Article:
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Philips Hue Wireless Dimmer Switch $27.96 + Delivery ($0 with Prime/ $39 Spend) @ Amazon AU

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I bought 3 of these Hue wireless dimmer switches at Bunnings (Virginia) yesterday after being surprised to see them on such a good special (at this exact same price), and now it looks like Amazon has priced their switches to suit.

I have been watching the amazon price of these for the last 3 months and have not seen the price drop below their 'normal' sale price of around $34 until now. Get in and grab some before they go up again!

These are great for those who are already in the Philip's Hue ecosystem and who like a physical switch to press. I'm still yet to fully take advantage of the first switch i bought a few months ago, but i will say know it is a pain to have to bring out my phone, or shout out across my house to my smart speaker, just to dim a light :)

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Comments

  • It was little below few times, if you can wait

    https://www.ozbargain.com.au/node/546588 - $23.40
    https://www.ozbargain.com.au/node/491512 - $21.40

  • These are very good! I got two from the last amazon deal.

    • I find them to be a little flaky. I have three and two of them sometimes don't register the click. At other times there's a noticeable delay between pressing the button and the light changing.

      But, YMMV.

      • It's a common problem. Hold down all 4 buttons until the dimmer resets and reconnects by flashing green, red in succession.

  • The first party Hue software really wants you to stick to using it to turn on/off and dim/brighten a specific light/room/zone, but with the right third party software you can tweak these to have up to a total of 8 "actions", since there are four buttons and each button has a "press" event and a "press and hold" event.

    Mine lives in the hallway and I use the middle buttons' press event to turn on/off the spare bedroom light, the outer buttons' press event to turn on/off the hallway lights, and the outer buttons' press-and-hold event to turn on/off the master bedroom light.

    • Sounds interesting - can you provide a bit more detail about the software side?

      • There are lots. For example, the android app Hue Essentials lets you set events on each button for press, press-release, hold and hold-release. I haven't really used it though because I use Home Assistant with NodeRed so I can set up pretty much any automation with any connected devices based on the same press events.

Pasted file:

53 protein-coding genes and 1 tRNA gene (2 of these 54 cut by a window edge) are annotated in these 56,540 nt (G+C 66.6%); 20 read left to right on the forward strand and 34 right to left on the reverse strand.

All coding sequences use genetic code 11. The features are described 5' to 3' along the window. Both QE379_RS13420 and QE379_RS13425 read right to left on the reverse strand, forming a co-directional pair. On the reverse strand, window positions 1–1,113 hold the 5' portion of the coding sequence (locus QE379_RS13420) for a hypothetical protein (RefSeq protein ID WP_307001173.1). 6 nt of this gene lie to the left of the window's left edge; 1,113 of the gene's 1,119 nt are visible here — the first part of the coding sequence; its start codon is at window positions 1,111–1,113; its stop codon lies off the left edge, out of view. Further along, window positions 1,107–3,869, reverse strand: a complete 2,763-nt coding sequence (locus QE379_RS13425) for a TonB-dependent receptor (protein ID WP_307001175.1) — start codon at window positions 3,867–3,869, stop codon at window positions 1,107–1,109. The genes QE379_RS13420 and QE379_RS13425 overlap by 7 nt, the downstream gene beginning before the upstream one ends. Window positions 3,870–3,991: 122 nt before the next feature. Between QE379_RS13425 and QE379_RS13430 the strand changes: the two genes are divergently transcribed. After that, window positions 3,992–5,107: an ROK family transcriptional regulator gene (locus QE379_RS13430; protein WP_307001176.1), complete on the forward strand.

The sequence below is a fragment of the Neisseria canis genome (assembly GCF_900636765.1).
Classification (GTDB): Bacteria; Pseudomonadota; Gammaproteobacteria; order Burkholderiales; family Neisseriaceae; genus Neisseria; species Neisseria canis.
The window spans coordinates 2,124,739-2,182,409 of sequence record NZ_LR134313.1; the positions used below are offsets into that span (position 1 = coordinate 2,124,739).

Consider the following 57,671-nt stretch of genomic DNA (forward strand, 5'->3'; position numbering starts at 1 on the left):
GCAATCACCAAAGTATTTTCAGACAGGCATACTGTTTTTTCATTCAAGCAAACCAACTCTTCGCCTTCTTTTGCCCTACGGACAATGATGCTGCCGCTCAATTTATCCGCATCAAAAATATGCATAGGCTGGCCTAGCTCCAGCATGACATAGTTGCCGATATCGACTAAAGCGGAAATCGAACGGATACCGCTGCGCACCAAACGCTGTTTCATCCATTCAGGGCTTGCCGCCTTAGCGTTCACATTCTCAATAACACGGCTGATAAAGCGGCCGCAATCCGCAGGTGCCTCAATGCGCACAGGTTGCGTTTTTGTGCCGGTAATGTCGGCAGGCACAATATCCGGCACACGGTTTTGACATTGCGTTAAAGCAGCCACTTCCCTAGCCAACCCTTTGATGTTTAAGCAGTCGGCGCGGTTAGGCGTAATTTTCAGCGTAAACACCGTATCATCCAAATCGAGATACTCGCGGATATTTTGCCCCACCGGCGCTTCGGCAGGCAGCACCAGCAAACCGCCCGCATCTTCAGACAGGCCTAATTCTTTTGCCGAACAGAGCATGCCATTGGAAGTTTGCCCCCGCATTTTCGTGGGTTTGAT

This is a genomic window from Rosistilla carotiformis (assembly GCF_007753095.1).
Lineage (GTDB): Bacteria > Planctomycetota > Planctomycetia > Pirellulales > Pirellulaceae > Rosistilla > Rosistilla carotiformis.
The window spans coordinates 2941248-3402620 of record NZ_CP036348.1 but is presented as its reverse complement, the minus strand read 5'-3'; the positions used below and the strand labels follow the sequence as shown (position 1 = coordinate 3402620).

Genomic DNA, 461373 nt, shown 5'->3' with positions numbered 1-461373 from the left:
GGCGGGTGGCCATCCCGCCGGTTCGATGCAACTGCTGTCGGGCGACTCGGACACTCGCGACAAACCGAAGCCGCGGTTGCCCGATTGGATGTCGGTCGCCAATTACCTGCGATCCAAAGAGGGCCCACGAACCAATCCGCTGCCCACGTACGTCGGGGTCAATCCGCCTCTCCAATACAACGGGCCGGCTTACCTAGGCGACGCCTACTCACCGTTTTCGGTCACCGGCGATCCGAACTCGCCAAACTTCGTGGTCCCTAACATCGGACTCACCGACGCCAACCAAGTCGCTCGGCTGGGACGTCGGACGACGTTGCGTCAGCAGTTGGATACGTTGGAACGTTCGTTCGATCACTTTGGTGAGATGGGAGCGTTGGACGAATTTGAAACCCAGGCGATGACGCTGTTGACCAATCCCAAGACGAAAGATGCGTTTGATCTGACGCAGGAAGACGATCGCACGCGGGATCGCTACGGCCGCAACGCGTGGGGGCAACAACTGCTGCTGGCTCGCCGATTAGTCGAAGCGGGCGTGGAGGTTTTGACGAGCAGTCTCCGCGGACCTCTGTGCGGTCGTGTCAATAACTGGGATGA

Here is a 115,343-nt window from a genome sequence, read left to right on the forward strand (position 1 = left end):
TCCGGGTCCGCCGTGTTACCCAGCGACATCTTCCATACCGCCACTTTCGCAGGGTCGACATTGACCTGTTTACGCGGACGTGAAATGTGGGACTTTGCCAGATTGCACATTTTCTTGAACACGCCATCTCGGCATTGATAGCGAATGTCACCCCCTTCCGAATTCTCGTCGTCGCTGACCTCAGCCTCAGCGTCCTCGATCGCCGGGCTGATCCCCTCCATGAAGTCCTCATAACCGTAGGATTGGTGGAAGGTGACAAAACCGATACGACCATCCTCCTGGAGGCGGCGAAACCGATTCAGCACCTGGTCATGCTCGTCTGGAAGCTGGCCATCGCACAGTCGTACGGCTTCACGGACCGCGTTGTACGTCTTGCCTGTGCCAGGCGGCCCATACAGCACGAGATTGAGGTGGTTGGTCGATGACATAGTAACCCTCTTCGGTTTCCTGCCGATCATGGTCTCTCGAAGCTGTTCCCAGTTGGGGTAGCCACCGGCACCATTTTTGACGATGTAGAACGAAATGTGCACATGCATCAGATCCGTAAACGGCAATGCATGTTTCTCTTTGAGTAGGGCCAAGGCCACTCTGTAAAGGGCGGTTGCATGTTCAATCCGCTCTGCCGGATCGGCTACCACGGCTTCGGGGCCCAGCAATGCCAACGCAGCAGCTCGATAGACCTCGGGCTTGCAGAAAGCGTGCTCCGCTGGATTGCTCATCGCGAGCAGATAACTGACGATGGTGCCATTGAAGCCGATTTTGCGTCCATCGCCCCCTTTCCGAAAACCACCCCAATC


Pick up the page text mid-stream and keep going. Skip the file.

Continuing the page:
• Hmm, that reminds me, I need to finish my Home Assistant implementation, that October 7th date is creeping up and I don't feel like paying IFTTT a subscription for what used to be free. I have it on and connected, but need to hook it into Google Assistant and recreate my IFTTT functions in the HA environment

      • There is likely other software that can do it too, but I personally use hueDynamic (https://www.huedynamic.com/). The application doesn't need to run if you aren't doing anything fancy like syncing lights to music - you can just open it, adjust the ruleset of your switches/motion sensors/accessories, save and close and those rules will be committed to the Hue Bridge's onboard storage and continue to function even if your computer is off.

      • I use Hue Essentials on Android

        https://www.hueessentials.com/

      • I use android, and the app I got is called all 4 hue, find the app thats best for you, some need you to pay.

        With the app I am now able to program new actions into events.

        For example. My bedroom dimmer switch originally controlled the lights in the bedroom, when I press the off button it will shut off the lights in that room. Through the app I can now press and hold the off button on the hue dimmer switch to shut off all the lights in my house, and still be able to just shut off the one room by pressing the off button.

      • iConnectHue for iOS is great for configuring these switches.